Lima FE, Magacho L, Carvalho DM, et al. A prospective, comparative study between endoscopic cyclophotocoagulation and the Ahmed drainage implant in refractory glaucoma. J Glaucoma 2004; 13:233237.

    • Crossref
    • Search Google Scholar
    • Export Citation
  • 18.

    Lin SC. Endoscopic and transscleral cyclophotocoagulation for the treatment of refractory glaucoma. J Glaucoma 2008; 17:238247.

  • 19.

    Holt JE, Holt GR, van Kirk M. Use of temporalis fascia in eyelid reconstruction. Ophthalmology 1984; 91:8993.

  • 20.

    Jordan DR, Klapper SR. Wrapping hydroxyapatite implants. Ophthalmic Surg Lasers 1999; 30:403407.

  • 21.

    Sagoo MS, Olver JM. Autogenous temporalis fascia patch graft for porous polyethylene (Medpor) sphere orbital implant exposure. Br J Ophthalmol 2004; 88:942946.

    • Crossref
    • Search Google Scholar
    • Export Citation
  • 22.

    Thomas DA, Khalifa YM. Temporalis fascia in the management of gold eyelid weight extrusion. Ophthal Plast Reconstr Surg 2005; 21:153155.

    • Crossref
    • Search Google Scholar
    • Export Citation
  • 23.

    Wiggs EO, Becker BB. Extrusion of enucleation implants: treatment with secondary implants and autogenous temporalis fascia or fascia lata patch grafts. Ophthalmic Surg 1992; 23:472476.

    • Search Google Scholar
    • Export Citation
  • 24.

    Dougherty PJ, Hardten DR, Lindstrom RL. Corneoscleral melt after pterygium surgery using a single intraoperative application of mitomycin-C. Cornea 1996; 15:537540.

    • Search Google Scholar
    • Export Citation
  • 25.

    Wan Norliza WM, Raihan IS, Azwa JA, et al. Scleral melting 16 years after pterygium excision with topical mitomycin C adjuvant therapy. Cont Lens Anterior Eye 2006; 29:165167.

    • Crossref
    • Search Google Scholar
    • Export Citation
  • 26.

    Oguz H, Basar E, Gurler B. Intraoperative application versus postoperative mitomycin C eye drops in pterygium surgery. Acta Ophthalmol Scand 1999; 77:147150.

    • Crossref
    • Search Google Scholar
    • Export Citation
  • 27.

    Kurnaz E, Kubaloglu A, Yilmaz Y, et al. The effect of adjunctive mitomycin C in Ahmed glaucoma valve implantation. Eur J Ophthalmol 2005; 15:2731.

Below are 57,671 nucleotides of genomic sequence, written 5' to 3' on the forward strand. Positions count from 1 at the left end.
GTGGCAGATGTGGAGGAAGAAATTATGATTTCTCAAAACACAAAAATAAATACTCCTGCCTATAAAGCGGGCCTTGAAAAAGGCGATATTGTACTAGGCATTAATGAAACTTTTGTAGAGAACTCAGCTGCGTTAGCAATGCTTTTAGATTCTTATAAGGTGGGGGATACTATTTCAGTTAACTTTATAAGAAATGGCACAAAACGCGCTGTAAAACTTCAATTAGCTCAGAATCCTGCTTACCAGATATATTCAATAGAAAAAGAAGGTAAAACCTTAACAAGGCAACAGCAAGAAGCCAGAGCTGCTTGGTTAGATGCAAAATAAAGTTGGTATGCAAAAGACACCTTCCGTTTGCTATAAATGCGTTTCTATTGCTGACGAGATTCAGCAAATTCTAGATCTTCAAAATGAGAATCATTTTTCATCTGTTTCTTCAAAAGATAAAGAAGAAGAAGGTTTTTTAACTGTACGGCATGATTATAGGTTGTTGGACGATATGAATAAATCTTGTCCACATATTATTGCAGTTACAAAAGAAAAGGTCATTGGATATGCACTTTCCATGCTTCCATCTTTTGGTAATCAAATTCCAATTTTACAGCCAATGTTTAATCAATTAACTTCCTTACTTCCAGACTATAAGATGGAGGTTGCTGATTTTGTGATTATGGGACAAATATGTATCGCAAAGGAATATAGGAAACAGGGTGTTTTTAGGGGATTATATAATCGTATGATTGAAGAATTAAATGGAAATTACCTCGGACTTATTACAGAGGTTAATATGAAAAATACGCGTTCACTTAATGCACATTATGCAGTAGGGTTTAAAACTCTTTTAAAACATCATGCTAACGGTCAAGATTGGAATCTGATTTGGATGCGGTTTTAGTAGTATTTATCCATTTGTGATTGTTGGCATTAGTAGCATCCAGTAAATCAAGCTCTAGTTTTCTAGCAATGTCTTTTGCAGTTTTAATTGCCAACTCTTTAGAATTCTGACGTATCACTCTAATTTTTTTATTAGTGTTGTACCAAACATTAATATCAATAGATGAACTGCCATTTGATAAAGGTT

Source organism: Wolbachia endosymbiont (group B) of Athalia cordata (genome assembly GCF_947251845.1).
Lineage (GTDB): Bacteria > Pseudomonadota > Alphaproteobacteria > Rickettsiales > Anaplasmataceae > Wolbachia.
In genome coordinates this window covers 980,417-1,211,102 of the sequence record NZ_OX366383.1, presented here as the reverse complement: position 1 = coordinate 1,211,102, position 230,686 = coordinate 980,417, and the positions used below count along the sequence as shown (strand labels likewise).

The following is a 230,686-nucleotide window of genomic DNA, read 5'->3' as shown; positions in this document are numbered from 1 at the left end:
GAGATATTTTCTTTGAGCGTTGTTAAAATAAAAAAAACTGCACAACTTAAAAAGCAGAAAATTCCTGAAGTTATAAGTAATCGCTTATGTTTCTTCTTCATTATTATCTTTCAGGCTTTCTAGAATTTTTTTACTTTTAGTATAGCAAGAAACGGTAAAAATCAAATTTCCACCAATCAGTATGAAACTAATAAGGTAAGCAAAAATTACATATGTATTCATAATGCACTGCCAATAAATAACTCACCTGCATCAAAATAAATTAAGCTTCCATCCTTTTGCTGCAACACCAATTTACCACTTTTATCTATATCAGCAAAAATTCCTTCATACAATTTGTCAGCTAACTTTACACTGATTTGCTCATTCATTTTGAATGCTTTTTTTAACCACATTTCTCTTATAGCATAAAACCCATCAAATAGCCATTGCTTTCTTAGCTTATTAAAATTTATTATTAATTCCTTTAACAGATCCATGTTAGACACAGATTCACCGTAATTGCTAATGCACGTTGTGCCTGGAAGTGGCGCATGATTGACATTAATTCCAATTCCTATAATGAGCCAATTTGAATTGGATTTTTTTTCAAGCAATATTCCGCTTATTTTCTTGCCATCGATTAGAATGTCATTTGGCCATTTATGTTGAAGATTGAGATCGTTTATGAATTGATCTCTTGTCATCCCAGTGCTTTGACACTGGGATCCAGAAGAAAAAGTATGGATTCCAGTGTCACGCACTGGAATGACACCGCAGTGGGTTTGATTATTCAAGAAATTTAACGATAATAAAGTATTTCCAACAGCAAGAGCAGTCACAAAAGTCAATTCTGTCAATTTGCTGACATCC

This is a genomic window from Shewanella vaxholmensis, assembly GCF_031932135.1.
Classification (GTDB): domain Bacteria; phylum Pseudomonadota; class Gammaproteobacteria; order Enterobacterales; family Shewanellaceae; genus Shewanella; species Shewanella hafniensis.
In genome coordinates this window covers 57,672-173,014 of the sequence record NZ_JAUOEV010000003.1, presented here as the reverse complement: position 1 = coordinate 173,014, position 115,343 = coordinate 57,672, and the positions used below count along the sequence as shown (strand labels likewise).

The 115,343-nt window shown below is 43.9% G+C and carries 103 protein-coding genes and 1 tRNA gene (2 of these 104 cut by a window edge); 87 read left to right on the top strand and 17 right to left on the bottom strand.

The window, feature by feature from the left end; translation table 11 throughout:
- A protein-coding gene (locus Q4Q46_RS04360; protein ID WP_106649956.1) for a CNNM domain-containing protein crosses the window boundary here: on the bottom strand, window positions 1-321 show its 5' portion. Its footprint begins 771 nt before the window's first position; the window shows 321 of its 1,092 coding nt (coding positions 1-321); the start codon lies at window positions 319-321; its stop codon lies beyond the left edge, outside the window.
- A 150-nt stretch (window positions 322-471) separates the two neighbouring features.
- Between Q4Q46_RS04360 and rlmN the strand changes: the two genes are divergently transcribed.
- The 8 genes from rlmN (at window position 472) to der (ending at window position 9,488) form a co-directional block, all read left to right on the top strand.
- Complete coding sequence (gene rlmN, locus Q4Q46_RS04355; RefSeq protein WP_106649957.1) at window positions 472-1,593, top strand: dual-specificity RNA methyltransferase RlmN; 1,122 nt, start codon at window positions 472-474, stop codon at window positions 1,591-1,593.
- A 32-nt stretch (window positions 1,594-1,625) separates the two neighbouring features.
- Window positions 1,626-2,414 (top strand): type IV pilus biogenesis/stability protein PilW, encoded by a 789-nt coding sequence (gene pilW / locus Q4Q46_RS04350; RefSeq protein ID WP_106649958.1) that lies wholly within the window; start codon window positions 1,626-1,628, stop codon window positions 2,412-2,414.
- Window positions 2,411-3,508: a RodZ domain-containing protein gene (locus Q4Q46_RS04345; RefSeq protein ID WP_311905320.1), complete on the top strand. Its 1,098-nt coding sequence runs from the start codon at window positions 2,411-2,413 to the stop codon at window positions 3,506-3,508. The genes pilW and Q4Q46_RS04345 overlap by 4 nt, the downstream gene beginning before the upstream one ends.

• Crossref
    • Search Google Scholar
    • Export Citation
  • 28.

    Costa VP, Azuara-Blanco A, Netland PA, et al. Efficacy and safety of adjunctive mitomycin C during Ahmed glaucoma valve implantation: a prospective randomized clinical trial. Ophthalmology 2004; 111:10711076.

    • Crossref
    • Search Google Scholar
    • Export Citation
  • 29.

    Valimaki J, Tuulonen A, Airaksinen PJ. Capsule excision after failed Molteno surgery. Ophthalmic Surg Lasers 1997; 28:382386.

  • 30.

    Palmberg P. The failing filtering bleb. Ophthalmol Clin North Am 2000; 13:517529.

  • 31.

    Garcia-Sanchez GA, Whitley RD, Brooks DE, et al. Ahmed valve implantation to control intractable glaucoma after phacoemulsification and intraocular lens implantation in a dog. Vet Ophthalmol 2005; 8:139144.

    • Crossref
    • Search Google Scholar
    • Export Citation
  • 32.

    Costa VP, Arcieri ES. Hypotony maculopathy. Acta Ophthalmol Scand 2007; 85:586597.

  • 33.

    Stefánsson E. Ocular hypotony: what is the mechanism of effusion and oedema? Acta Ophthalmol Scand 2007; 85:584585.

Advertisement

Long-term evaluation of the use of Ahmed gonioimplants in dogs with primary glaucoma: nine cases (2000–2008)

Hans D. WestermeyerDepartment of Small Animal Clinical Sciences, College of Veterinary Medicine, University of Tennessee, Knoxville, TN 37996.

Search for other papers by Hans D. Westermeyer in
Current site
Google Scholar
PubMed
Close
 DVM
,
Diane V. H. HendrixDepartment of Small Animal Clinical Sciences, College of Veterinary Medicine, University of Tennessee, Knoxville, TN 37996.

Search for other papers by Diane V. H. Hendrix in
Current site
Google Scholar
PubMed